That's a great looking bag!  I really like the handle and the overall stitch pattern.  It looks very sturdy, too. 
D'you, uh, think the pattern for this bag can be converted to a hand-knit pattern?  If it's not a pipedream, then I'd like to try adapting it.  (I can't machine-knit and have been looking at bag patterns for a while--yours is one of my favorites.)   
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dancingbarefoot
« Reply #16 on: June 26, 2007 10:36:56 PM »

D'you, uh, think the pattern for this bag can be converted to a hand-knit pattern?   

Absolutely! It's essentially stockinette knit in the round with dropped stitches, but if done by hand I'd just use sportweight cotton yarn and an enormous circular needle (at least size 12 US, probably). Then at the top, there are about twenty rows without dropped stitches, which would translate into stockinette with tighter gauge. Then you cast off all but twenty stitches. With those twenty stitches, you knit in a round on smaller needles, casting on twenty more so that you're knitting 40 st around. You knit the handle until it's as long as you want, then use three-needle bind-off to attach it to the other side of the bag.

Sorry if that's unclear. I can probably write up a hand knit version but won't have time to do it this week.
THIS ROCKS   Logged

1. All fungi are edible.
2. Some fungi are not edible more than once.
~~Terry Pratchett~~


my blog | index of free machine knitting patterns
Rhapsodomancy
« Reply #17 on: June 26, 2007 10:49:34 PM »

No, that makes perfect sense!  Thank you for explaining it.
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« Reply #18 on: June 26, 2007 11:16:29 PM »

Yay, Alaskans!  I'm in the valley.  Smiley

I love that bag.  I've been trying really hard to remember to take bags with me when I go to the store... I need something more like this that could squash small and just hang out in my pocket so I don't have to remember to grab it when I'm heading out.
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violentlyknits
« Reply #19 on: June 27, 2007 01:55:55 AM »

oohhh... I'd love to knit this by hand too. thanks for explaining!
 
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wisegirl
« Reply #20 on: June 27, 2007 08:20:07 AM »

Very neat, looks like it will work great.  I have never used a knitting machine and probably will never get the chance to.  Do you think you could post a pattern that could be knitted by hand?  They sure would make great Christmas gifts.
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dancingbarefoot
« Reply #21 on: June 27, 2007 05:59:13 PM »

I can try to work up a hand knitting version, but like I said to someone else, it won't be this week because I'm swamped.

Really, the Turkish string bag is very similar to Susitna, except that Susitna's handle is knit in the round, too (makes it less stretchy). The Turkish string bag uses a stretchy two-row pattern, but I've found that loose stockinette is also very stretchy, which is why I just used that for the machine-knit bag.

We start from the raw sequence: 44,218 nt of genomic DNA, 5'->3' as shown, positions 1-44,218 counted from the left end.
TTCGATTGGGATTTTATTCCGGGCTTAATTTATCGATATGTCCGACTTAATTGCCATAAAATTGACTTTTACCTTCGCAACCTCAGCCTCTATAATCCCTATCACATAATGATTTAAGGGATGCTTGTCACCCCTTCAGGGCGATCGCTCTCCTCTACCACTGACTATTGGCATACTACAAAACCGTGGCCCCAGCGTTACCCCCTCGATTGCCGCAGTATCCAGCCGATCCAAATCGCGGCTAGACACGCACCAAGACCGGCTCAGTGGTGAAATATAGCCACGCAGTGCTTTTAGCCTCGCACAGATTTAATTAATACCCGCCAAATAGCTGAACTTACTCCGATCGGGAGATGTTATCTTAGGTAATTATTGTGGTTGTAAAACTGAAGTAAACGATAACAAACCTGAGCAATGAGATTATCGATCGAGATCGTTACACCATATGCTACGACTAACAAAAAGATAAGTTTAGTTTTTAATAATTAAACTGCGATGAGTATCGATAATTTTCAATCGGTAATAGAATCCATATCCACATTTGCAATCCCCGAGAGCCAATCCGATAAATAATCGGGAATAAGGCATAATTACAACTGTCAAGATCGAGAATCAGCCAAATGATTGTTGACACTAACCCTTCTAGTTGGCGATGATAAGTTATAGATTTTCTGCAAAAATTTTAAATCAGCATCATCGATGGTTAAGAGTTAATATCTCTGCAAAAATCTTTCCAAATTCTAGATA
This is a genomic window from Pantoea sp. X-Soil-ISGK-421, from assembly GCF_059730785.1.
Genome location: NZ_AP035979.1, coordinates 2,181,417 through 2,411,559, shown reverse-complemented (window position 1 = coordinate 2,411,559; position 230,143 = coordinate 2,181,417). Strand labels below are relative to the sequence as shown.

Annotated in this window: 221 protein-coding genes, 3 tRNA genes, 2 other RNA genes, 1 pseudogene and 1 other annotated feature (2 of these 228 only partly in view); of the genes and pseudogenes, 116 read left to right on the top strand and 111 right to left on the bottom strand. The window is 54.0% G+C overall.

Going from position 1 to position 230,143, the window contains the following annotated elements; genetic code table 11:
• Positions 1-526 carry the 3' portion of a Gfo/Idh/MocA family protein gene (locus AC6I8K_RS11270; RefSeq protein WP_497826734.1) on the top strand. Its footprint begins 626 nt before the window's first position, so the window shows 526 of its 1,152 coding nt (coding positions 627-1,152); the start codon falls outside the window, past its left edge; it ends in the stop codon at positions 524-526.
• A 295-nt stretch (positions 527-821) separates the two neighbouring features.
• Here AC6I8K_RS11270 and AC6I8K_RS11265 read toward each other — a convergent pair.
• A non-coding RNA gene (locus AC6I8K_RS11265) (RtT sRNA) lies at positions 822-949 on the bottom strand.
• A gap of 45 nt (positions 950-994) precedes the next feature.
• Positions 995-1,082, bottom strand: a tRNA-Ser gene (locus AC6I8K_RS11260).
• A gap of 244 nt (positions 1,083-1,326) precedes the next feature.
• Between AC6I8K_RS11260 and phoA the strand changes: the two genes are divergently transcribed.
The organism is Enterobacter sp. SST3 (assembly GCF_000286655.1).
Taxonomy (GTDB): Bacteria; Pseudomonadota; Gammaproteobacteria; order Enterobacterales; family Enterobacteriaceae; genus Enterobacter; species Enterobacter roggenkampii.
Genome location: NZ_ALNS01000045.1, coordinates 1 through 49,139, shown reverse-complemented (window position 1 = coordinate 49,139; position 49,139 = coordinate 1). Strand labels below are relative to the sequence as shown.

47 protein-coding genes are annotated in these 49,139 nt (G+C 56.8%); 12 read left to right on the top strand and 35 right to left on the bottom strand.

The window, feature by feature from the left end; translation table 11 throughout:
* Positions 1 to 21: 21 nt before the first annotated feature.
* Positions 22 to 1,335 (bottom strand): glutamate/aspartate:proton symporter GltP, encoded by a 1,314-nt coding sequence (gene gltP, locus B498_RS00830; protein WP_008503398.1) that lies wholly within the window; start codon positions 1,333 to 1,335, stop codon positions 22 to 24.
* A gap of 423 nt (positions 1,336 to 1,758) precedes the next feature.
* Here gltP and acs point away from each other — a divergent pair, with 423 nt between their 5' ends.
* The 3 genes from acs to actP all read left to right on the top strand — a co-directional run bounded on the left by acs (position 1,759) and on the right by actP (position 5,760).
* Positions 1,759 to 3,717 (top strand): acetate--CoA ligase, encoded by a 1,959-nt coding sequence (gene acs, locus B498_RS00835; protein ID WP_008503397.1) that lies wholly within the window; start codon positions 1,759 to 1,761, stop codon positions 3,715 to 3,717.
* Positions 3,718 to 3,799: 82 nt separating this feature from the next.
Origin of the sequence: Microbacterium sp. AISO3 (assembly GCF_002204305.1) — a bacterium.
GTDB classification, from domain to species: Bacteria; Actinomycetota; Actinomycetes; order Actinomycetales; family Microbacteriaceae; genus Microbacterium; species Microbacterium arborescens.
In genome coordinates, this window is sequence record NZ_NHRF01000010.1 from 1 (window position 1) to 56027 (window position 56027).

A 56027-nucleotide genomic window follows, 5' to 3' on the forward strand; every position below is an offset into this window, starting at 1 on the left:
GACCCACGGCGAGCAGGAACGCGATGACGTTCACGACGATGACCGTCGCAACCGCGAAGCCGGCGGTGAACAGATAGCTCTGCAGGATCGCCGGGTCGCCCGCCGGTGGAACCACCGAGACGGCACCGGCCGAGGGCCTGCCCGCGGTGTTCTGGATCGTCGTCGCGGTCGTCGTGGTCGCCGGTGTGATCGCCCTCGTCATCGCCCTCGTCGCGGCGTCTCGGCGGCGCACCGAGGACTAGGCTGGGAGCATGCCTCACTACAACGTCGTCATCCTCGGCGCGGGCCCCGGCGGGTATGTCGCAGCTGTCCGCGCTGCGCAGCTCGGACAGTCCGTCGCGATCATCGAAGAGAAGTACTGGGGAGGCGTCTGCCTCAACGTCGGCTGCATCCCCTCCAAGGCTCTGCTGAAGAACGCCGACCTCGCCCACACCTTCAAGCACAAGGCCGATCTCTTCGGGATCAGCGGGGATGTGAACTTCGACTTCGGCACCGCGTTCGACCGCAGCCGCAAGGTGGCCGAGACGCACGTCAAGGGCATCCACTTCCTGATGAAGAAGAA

THIS ROCKS   Logged

1. All fungi are edible.
2. Some fungi are not edible more than once.
~~Terry Pratchett~~


my blog | index of free machine knitting patterns
Abril
« Reply #22 on: June 27, 2007 07:26:27 PM »

Thanks for posting the pattern! I think I'll wait for the handknit version...I still have a lot to learn about my machine.

Abril
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lucylost
« Reply #23 on: June 28, 2007 12:19:22 AM »

Yay! A machine knit pattern - this may inspire me to get out my ancient Toyota (am I the only one who has a Toyota knitting machine?).

I haven't used my machine for several years, so please excuse the dumb question. You said you used recycled yarn - I have only used yarn on cones specifically for machine knitting. Do you have to skein the yarn in a special way for it to work with the machine? My impression was that it had to be very neatly bound and on a cone. I would love it if I could start using my regular stash yarn on my machine.
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----BEGIN KNITTER'S GEEK CODE BLOCK----

KCR++ Exp+ SPM- Bam++ Pl+ Addi+ Syn(-) Nov-- Cot+ Wool+ Lux? Hemp?>+ Stash+ Scale+ Fin-- Ent FI-@ Lace+ Tex++ Flat-- Circ+++ !DPN ML+++ !Swatch KIP++ Blog EZ+ FO- WIP+ GaugeF GaugeS+ GaugeDK+ GaugeW+ GaugeB- AltCr AltX

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dancingbarefoot
« Reply #24 on: June 28, 2007 12:41:30 AM »

Yay! A machine knit pattern - this may inspire me to get out my ancient Toyota (am I the only one who has a Toyota knitting machine?).

I wish I had a Toyota machine! I've got some attachments for one, but not the main machine itself.  Wink They're not as easy to come by as some of the other brands.

I haven't used my machine for several years, so please excuse the dumb question. You said you used recycled yarn - I have only used yarn on cones specifically for machine knitting. Do you have to skein the yarn in a special way for it to work with the machine? My impression was that it had to be very neatly bound and on a cone. I would love it if I could start using my regular stash yarn on my machine.

No, the yarn doesn't have to be coned. The main reason machine knitters use coned yarns is that it lessens the amount of weaving in ends you have to do, but cones aren't a requirement. You just need to have a center-pull skein that will lay flat on the table (or floor) while you knit. I use a ball winder for yarn that's not on cones and it works just fine. None of the superwash sock yarns come in cones as far as a I know (although if I'm wrong, I hope someone will point them out to me, 'cause I've looked high and low), but I just wind up the sock yarn into center-pull skeins and knit away.

THIS ROCKS   Logged

1. All fungi are edible.
2. Some fungi are not edible more than once.
~~Terry Pratchett~~


my blog | index of free machine knitting patterns